(Kevin MacDonald, 2013)
How I Live Now presents WWIII from a single viewpoint. That viewpoint belongs to Daisy (Saoirse Ronan), an annoying American teen spending a summer in rural England with her cousins. Daisy has issues - ignored by her father who has remarried and is enjoying a new baby, she mourns the mother who died giving birth to her, and we overhear the white noise of her thoughts, a stream of unfocused anger and self-help tips. But her cousins are joyously unsupervised (their mother is tellingly absent working on some "peace process") and Daisy is soon won over by their chaotic, fun lifestyle. She also falls in love with the eldest, the intense, moony Edmund (George MacKay), as the world appears to open up to her. MacDonald shoots all this to best emphasise the picturesque beauty of rural England; sunlight through trees, streams twisting alongside fields, children skipping across meadow. These scenes of rural idyll are scored to the likes of the Fairport Convention and Nick Drake, and the beauty of it all makes it unsurprising - unavoidable, perhaps - that Edmund and Daisy should fall so hard for each other.
And then the bomb falls. One scene is interrupted by a sudden rush of wind, a distant whomp, and then a rain of ash. The children freeze, the quiet horror of what has happened evident even to them. London has been bombed, the war begun. Soon the power will be gone, the food run out.
After that the army will come, separating girls and boys. Daisy and her young cousin Piper wind up on a work farm, but Daisy has told Edmund she will return to the house, and driven by her love for him, she and Piper desperately attempt to gain their freedom.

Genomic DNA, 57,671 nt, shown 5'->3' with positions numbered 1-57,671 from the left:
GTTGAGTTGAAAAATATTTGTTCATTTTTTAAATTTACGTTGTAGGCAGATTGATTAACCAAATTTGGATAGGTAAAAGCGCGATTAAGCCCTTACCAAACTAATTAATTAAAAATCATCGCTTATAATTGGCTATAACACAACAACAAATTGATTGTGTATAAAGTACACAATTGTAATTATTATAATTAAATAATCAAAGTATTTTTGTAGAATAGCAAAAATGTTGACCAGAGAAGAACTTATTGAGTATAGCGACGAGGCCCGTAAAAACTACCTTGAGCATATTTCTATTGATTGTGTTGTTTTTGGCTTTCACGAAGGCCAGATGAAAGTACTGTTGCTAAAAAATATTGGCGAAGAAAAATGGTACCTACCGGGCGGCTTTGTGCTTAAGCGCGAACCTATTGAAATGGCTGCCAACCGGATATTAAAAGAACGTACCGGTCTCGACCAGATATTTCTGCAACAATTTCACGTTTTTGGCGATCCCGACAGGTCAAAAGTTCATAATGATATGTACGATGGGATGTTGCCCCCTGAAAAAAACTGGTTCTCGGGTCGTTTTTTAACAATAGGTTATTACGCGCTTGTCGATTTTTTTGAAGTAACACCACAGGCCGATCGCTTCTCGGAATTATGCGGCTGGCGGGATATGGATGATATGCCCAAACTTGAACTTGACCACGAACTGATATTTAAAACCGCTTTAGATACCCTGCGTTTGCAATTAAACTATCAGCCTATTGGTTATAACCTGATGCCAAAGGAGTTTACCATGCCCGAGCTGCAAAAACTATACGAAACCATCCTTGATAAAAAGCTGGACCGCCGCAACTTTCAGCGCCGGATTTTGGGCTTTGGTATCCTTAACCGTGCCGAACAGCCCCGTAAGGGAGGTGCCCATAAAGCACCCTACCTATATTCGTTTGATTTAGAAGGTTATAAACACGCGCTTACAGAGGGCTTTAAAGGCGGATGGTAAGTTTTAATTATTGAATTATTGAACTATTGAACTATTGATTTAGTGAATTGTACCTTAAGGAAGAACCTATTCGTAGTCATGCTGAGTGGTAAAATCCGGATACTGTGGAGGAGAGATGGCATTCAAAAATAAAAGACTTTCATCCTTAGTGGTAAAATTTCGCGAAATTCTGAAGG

The last act of the film is harrowing and unbelievably dark for what is otherwise a teenage coming of age romance. The scenes of war, when they do come, are beautifully effective for being limited to one viewpoint. Daisy barely has any idea of what is going on - tv and radio speak of terrorists, poisoned water supplies, and the countryside is transformed into a sinister landscape like something from a 1970s UK television show (Survivors, most obviously) - grimly pretty, filled with threatening strangers, burning houses, eerily abandoned towns and clapped out land rovers. The glimpses we get of the enemy are frightening but vague; we don't know who they are or where they're from, but they kill young men, rape women and burn villages down.
Through this world Daisy and Piper trek; driven remorselessly by Daisy's need to see Edmond again. The all-consuming nature of her passion for him is skillfully evoked by MacDonald and his trio of screenwriters, but more specifically by Ronan and MacKay, whose mute physical chemistry is aided by her charisma and his introspective charm. The link they forge early on carries the emotional load through the ordeal of the third act, making the climax surprisingly emotionally charged and moving.
Daisy's character arc feels hard-won and true, not mandated by screenwriting rules, a rarity in a film based on a young adult novel.
Ronan's commitment plays a big part in that, but it is MacDonald's direction that makes the film feel so gritty, its textures so vivid and distinctive. He includes one too many montages, but How I Live Now is beautiful, tough, and strange. He has had an odd, schizophrenic career, from his many high-quality documentaries (Touching the Void, most impressively) to his somewhat anonymous but generally decent feature films, which makes him seem like an exceptionally capable craftsman without much of an individual voice. There are worse things for a director to be.